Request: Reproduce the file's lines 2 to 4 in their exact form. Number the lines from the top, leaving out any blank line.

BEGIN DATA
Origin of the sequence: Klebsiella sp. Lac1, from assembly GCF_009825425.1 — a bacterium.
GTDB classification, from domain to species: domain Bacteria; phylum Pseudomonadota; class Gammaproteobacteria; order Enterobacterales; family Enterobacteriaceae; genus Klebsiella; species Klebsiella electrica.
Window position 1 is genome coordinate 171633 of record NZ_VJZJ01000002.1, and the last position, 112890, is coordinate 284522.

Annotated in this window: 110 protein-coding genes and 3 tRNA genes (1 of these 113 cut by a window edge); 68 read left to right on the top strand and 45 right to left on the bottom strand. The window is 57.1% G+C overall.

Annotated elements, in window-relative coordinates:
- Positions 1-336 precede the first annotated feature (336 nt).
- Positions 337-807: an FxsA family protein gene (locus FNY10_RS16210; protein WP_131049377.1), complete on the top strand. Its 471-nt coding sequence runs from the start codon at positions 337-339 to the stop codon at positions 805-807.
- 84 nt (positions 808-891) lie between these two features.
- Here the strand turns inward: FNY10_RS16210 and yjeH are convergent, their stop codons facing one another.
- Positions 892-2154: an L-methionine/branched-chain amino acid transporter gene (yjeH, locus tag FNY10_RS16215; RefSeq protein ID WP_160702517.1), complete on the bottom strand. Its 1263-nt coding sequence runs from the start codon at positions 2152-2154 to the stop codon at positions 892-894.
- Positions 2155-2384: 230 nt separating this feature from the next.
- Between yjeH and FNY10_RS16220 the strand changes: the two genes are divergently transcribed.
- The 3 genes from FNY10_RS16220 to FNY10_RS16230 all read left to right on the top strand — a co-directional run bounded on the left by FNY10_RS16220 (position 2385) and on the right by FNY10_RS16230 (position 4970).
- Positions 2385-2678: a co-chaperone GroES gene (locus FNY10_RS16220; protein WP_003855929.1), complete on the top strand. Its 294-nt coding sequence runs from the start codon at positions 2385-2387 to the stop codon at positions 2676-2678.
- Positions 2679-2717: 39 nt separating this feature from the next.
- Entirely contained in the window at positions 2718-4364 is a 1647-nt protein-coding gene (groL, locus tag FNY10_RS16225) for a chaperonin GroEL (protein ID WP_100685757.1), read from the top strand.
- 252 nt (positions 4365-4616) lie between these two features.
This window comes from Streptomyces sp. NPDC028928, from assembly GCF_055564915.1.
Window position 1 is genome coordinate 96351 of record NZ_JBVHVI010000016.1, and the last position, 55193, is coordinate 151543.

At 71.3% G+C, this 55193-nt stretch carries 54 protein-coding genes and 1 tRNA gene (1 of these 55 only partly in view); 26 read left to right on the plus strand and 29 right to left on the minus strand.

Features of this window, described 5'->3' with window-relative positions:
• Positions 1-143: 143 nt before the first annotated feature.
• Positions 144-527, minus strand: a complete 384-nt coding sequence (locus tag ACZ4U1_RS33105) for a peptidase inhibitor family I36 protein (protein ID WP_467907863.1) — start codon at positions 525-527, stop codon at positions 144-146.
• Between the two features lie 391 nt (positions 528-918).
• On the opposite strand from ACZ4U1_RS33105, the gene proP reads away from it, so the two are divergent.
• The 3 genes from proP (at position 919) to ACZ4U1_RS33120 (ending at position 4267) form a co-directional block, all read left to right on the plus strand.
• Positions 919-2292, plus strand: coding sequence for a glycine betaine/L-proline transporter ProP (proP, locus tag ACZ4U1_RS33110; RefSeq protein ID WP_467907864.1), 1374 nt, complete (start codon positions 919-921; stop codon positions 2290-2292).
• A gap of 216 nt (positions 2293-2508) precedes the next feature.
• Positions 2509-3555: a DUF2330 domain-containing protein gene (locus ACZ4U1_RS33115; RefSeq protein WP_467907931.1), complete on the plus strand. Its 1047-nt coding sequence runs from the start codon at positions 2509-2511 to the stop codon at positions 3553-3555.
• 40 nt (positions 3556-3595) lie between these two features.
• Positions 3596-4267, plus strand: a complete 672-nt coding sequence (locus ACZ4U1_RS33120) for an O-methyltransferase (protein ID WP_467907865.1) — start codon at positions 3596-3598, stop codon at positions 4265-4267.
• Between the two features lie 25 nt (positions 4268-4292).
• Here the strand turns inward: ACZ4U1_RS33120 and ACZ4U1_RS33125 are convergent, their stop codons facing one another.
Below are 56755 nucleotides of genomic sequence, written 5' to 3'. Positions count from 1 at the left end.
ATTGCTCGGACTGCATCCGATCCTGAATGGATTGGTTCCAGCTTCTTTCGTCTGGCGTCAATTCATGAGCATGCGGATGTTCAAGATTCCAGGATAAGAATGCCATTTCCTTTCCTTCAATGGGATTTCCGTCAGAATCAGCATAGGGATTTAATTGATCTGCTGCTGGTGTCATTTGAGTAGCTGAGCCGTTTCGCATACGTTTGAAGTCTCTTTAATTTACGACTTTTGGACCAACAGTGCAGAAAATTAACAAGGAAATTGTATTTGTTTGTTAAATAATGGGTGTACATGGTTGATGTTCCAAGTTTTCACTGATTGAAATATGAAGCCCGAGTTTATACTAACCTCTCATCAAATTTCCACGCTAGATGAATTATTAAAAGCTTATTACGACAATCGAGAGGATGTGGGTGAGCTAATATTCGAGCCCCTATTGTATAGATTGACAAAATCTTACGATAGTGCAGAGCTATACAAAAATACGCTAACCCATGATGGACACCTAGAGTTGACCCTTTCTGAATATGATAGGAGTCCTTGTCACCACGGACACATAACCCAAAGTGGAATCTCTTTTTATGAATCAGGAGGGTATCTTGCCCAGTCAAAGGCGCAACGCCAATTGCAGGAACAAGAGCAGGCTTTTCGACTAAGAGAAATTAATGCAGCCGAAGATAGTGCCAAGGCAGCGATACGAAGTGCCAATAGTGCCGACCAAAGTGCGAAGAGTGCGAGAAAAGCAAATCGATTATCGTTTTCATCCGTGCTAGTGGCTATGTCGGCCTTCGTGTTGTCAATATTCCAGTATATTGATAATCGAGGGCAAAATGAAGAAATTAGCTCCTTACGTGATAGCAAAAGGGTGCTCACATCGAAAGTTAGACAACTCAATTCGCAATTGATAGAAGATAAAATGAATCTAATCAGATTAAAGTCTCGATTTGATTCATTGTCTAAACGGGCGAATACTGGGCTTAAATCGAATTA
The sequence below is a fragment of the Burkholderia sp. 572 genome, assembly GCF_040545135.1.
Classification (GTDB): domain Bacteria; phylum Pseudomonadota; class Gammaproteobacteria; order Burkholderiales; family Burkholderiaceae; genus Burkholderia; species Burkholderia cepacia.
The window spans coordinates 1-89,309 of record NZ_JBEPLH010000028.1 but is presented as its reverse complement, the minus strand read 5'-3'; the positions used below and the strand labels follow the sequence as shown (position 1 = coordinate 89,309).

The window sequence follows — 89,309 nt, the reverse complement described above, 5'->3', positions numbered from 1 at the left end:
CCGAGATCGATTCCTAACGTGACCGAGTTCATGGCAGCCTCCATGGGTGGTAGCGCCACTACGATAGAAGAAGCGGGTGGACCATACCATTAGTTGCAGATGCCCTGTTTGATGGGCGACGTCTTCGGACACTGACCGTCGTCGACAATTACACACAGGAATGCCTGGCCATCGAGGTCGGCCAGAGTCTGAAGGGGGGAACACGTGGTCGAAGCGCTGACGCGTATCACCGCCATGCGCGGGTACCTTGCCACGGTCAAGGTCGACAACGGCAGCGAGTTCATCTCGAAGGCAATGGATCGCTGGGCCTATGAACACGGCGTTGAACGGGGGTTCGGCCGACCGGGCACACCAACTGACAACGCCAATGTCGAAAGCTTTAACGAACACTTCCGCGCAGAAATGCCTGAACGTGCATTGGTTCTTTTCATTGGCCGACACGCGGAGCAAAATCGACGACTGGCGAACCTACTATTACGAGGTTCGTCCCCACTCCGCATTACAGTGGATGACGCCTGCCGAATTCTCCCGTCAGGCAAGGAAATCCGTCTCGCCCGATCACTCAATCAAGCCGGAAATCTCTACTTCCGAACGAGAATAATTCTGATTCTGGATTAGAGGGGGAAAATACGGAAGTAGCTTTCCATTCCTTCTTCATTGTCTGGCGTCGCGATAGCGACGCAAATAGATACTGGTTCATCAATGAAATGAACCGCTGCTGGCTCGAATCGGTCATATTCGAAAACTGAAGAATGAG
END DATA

GTDB classification, from domain to species: domain Bacteria; phylum Pseudomonadota; class Gammaproteobacteria; order Enterobacterales; family Enterobacteriaceae; genus Klebsiella; species Klebsiella electrica.
Window position 1 is genome coordinate 171633 of record NZ_VJZJ01000002.1, and the last position, 112890, is coordinate 284522.

Annotated in this window: 110 protein-coding genes and 3 tRNA genes (1 of these 113 cut by a window edge); 68 read left to right on the top strand and 45 right to left on the bottom strand. The window is 57.1% G+C overall.